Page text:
Lesson 3 Checks and Balances
of the Government


American History Pages
  Native Americans
  Colonial America
  American Revolution
  The Constitution
  Our Nation Grows
  Civil War
  Industrial Nation
Government Unit
  Lesson 1 - Articles of Confederation
  Lesson 2 - Writing the Constitution
  Lesson 3 - Checks and Balances of the Government
  Lesson 4 - The New Government
  The First Political Parties
  George Washington
  Article I - Legislative Branch
  How a Bill Becomes a Law
  Article II - Executive Branch
  Article III - Judicial Branch
  Lesson 5 - Bill of Rights


The Constitution set up a system of checks and balances. This system was to make sure that none of the three branches of government would become too strong.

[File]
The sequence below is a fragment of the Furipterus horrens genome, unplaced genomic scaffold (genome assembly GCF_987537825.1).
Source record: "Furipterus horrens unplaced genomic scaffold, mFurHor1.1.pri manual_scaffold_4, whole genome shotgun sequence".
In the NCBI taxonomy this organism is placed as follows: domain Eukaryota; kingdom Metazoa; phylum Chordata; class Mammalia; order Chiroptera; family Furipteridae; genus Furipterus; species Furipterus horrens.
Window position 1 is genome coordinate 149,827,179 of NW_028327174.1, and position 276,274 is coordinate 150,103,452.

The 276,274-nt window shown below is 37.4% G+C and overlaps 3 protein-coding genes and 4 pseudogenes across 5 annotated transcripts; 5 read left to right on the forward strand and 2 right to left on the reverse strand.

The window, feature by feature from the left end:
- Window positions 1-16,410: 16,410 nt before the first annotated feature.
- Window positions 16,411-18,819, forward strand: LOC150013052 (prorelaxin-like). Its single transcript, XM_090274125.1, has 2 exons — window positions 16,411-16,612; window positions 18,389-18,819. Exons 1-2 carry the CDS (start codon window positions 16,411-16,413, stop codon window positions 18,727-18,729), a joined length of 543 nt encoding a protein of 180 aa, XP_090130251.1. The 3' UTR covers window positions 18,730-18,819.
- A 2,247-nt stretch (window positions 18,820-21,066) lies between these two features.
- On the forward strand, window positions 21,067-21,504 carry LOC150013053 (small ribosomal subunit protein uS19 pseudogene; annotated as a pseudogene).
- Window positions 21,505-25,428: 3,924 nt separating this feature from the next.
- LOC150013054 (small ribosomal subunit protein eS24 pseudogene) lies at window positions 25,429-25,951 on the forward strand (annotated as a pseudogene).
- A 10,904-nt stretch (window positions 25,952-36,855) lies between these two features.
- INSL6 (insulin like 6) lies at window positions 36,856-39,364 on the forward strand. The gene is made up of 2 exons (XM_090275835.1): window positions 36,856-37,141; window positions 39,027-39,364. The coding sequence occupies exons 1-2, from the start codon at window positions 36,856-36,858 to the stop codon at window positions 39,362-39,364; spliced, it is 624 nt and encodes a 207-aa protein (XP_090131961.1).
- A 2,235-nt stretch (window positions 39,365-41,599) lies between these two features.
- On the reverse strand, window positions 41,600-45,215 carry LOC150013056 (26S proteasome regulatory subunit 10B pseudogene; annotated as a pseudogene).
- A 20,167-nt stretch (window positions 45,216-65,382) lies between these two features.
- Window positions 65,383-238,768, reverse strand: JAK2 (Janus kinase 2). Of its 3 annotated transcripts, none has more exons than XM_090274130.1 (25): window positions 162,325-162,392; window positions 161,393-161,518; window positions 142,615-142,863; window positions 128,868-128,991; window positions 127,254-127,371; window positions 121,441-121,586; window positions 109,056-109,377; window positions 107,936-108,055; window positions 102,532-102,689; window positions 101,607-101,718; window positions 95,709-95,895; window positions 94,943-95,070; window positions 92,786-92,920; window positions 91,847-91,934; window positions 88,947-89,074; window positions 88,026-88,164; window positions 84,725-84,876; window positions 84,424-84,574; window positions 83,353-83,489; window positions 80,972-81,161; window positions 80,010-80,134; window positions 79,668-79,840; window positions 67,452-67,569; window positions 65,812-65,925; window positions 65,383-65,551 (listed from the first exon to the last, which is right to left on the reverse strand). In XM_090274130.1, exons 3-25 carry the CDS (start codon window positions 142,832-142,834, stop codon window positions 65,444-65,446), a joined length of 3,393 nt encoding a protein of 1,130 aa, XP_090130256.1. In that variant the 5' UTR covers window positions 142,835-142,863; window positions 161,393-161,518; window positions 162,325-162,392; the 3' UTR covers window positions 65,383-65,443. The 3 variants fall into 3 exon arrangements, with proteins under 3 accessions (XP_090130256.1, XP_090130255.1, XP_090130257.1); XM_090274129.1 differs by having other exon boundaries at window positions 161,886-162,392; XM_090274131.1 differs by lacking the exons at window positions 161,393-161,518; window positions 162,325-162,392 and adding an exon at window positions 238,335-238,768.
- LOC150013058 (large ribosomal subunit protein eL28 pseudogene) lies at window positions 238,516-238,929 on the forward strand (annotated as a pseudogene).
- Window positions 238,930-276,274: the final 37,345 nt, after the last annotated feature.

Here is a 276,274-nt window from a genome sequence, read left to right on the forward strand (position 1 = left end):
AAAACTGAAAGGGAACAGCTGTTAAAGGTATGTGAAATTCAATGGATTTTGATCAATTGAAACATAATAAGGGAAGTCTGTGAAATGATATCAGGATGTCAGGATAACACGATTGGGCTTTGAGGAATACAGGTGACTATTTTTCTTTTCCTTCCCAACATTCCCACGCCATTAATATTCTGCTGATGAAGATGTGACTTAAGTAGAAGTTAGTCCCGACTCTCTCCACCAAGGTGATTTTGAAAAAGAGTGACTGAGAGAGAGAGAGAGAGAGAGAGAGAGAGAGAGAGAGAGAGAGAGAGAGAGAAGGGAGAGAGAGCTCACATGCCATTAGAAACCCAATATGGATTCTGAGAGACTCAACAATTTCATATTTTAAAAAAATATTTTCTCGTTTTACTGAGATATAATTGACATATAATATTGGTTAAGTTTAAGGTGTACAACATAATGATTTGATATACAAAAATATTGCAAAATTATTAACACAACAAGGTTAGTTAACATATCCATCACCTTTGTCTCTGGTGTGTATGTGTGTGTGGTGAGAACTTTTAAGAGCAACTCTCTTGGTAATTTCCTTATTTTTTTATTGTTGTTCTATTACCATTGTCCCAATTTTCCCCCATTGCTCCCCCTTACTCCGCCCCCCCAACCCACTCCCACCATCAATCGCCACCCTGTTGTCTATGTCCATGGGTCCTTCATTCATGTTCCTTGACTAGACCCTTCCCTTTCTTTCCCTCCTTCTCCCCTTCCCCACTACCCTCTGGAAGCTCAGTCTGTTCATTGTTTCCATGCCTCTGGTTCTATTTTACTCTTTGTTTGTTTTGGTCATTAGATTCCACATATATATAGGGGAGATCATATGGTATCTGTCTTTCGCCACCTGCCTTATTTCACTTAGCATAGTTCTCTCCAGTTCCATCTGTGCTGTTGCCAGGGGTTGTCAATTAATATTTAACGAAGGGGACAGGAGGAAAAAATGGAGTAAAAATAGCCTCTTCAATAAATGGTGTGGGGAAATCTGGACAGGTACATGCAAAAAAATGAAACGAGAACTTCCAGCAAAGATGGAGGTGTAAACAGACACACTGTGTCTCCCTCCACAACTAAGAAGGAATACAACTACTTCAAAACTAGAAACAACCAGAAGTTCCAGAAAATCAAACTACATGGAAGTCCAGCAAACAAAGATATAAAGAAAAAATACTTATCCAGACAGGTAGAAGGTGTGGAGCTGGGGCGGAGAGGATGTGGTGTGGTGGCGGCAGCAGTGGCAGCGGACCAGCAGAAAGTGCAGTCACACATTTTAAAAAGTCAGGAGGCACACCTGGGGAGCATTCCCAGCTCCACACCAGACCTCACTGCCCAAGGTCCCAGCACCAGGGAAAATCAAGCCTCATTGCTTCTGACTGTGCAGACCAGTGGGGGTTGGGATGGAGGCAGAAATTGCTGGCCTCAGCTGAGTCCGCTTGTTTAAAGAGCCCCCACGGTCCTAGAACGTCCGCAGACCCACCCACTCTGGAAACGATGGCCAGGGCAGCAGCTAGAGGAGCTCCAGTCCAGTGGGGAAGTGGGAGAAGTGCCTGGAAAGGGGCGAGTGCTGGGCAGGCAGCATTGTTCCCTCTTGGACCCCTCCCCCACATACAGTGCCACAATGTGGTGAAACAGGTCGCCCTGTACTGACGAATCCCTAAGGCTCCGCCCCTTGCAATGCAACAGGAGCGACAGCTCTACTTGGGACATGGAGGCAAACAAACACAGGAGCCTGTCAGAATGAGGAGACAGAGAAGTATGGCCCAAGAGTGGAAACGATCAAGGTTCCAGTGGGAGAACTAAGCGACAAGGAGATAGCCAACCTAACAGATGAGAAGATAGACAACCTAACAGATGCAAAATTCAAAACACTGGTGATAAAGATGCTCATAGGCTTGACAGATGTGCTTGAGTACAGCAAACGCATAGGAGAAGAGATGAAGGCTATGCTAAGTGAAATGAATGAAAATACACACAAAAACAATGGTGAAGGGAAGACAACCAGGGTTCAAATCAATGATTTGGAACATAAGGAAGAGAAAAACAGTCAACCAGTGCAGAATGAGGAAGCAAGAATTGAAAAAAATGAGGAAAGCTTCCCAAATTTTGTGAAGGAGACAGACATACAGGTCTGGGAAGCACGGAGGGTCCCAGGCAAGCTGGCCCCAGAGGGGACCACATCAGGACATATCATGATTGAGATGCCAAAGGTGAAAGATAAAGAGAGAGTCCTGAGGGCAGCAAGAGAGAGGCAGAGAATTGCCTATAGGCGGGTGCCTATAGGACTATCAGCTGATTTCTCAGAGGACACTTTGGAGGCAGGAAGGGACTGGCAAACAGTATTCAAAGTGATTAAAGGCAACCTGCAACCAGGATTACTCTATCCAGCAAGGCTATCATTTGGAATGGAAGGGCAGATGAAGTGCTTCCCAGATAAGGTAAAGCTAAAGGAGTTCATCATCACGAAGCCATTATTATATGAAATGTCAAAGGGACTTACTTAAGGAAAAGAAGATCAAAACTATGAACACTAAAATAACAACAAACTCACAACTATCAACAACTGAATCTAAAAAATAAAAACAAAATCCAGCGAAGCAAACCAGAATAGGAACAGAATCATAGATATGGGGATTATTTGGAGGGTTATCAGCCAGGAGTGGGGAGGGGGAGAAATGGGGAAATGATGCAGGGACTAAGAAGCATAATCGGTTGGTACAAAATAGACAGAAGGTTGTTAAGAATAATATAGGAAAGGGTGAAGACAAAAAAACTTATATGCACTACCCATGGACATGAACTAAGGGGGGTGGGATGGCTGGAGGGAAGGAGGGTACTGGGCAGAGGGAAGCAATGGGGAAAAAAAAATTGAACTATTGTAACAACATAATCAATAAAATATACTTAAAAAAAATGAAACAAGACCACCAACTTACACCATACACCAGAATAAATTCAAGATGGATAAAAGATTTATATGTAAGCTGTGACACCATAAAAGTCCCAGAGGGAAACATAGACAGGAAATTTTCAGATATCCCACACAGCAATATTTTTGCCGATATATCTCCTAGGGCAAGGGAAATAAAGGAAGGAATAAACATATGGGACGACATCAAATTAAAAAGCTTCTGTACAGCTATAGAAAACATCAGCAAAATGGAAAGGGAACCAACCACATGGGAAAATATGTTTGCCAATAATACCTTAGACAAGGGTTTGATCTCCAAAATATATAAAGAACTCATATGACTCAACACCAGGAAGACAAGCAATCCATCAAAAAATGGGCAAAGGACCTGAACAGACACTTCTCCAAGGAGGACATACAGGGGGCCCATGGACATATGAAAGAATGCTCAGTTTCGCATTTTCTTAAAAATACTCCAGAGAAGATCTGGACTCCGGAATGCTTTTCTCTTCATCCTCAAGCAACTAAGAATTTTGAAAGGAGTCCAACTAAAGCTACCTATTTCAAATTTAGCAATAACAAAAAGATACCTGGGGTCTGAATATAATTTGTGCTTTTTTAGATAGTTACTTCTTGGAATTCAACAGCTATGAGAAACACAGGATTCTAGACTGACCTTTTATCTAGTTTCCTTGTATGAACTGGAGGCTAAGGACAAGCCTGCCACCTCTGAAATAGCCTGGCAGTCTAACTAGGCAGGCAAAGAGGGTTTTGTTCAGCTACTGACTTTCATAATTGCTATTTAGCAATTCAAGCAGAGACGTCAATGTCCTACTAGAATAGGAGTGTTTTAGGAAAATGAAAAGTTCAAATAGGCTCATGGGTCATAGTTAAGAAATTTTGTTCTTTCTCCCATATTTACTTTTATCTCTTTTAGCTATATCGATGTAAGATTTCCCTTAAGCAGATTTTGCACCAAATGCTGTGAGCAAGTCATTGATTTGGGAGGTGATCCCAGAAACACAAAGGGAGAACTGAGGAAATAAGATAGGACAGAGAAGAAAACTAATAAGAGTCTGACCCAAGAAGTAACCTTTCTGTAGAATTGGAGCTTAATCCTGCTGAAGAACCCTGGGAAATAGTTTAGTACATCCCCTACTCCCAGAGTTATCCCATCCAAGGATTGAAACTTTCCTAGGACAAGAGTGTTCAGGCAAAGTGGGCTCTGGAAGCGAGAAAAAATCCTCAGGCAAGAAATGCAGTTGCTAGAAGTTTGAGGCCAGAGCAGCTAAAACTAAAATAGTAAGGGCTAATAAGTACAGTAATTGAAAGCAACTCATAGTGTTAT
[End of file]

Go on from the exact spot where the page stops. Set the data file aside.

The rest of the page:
Checks and Balances

The new Constitution had three branches of government:

Legislative (make laws)


House of Representatives



Congress makes all the laws of the country.

After a veto by the President the law can take effect if 2/3rds of the members of Congress vote for it again.

Congress may reject Supreme Court Appointments.

Executive (carry out laws)





President must ask Congress to make a new law.

The President may veto (say no to) any law passed by Congress.

The President appoints the Supreme Court Justices.

Judicial (courts)


Supreme Court (9 members)

Appeals Courts (11 in U.S.)

District Courts (93 in U.S.)


The judicial branch decides if laws or acts of Congress are in line with the Constitution. If not they can declare a law unconstitutional.